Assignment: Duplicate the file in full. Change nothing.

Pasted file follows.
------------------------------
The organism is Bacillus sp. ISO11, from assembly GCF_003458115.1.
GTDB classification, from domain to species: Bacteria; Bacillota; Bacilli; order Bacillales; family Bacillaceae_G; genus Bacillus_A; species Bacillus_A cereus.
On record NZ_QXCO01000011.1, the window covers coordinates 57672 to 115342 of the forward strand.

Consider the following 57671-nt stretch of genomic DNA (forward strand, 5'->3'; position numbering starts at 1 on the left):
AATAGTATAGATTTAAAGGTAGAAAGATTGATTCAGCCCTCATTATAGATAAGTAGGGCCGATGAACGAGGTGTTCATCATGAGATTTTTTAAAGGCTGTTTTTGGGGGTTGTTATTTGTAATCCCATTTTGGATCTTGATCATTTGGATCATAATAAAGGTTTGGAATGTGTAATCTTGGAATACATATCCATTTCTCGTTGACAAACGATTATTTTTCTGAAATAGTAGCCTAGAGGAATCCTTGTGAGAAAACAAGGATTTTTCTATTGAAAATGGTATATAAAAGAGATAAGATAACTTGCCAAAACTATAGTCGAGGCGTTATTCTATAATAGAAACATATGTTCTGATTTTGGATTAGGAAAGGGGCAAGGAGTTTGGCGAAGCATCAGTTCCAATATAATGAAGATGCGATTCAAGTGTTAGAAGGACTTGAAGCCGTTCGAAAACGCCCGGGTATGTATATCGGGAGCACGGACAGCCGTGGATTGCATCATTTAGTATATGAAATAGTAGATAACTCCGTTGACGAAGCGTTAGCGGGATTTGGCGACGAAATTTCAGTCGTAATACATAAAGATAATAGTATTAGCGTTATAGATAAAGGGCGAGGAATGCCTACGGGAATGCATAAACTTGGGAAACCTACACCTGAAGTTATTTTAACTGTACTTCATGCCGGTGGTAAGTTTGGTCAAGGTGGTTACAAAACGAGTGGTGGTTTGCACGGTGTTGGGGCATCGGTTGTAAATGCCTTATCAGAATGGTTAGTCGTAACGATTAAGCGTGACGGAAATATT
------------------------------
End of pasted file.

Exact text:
The organism is Bacillus sp. ISO11, from assembly GCF_003458115.1.
GTDB classification, from domain to species: Bacteria; Bacillota; Bacilli; order Bacillales; family Bacillaceae_G; genus Bacillus_A; species Bacillus_A cereus.
On record NZ_QXCO01000011.1, the window covers coordinates 57672 to 115342 of the forward strand.

Consider the following 57671-nt stretch of genomic DNA (forward strand, 5'->3'; position numbering starts at 1 on the left):
AATAGTATAGATTTAAAGGTAGAAAGATTGATTCAGCCCTCATTATAGATAAGTAGGGCCGATGAACGAGGTGTTCATCATGAGATTTTTTAAAGGCTGTTTTTGGGGGTTGTTATTTGTAATCCCATTTTGGATCTTGATCATTTGGATCATAATAAAGGTTTGGAATGTGTAATCTTGGAATACATATCCATTTCTCGTTGACAAACGATTATTTTTCTGAAATAGTAGCCTAGAGGAATCCTTGTGAGAAAACAAGGATTTTTCTATTGAAAATGGTATATAAAAGAGATAAGATAACTTGCCAAAACTATAGTCGAGGCGTTATTCTATAATAGAAACATATGTTCTGATTTTGGATTAGGAAAGGGGCAAGGAGTTTGGCGAAGCATCAGTTCCAATATAATGAAGATGCGATTCAAGTGTTAGAAGGACTTGAAGCCGTTCGAAAACGCCCGGGTATGTATATCGGGAGCACGGACAGCCGTGGATTGCATCATTTAGTATATGAAATAGTAGATAACTCCGTTGACGAAGCGTTAGCGGGATTTGGCGACGAAATTTCAGTCGTAATACATAAAGATAATAGTATTAGCGTTATAGATAAAGGGCGAGGAATGCCTACGGGAATGCATAAACTTGGGAAACCTACACCTGAAGTTATTTTAACTGTACTTCATGCCGGTGGTAAGTTTGGTCAAGGTGGTTACAAAACGAGTGGTGGTTTGCACGGTGTTGGGGCATCGGTTGTAAATGCCTTATCAGAATGGTTAGTCGTAACGATTAAGCGTGACGGAAATATT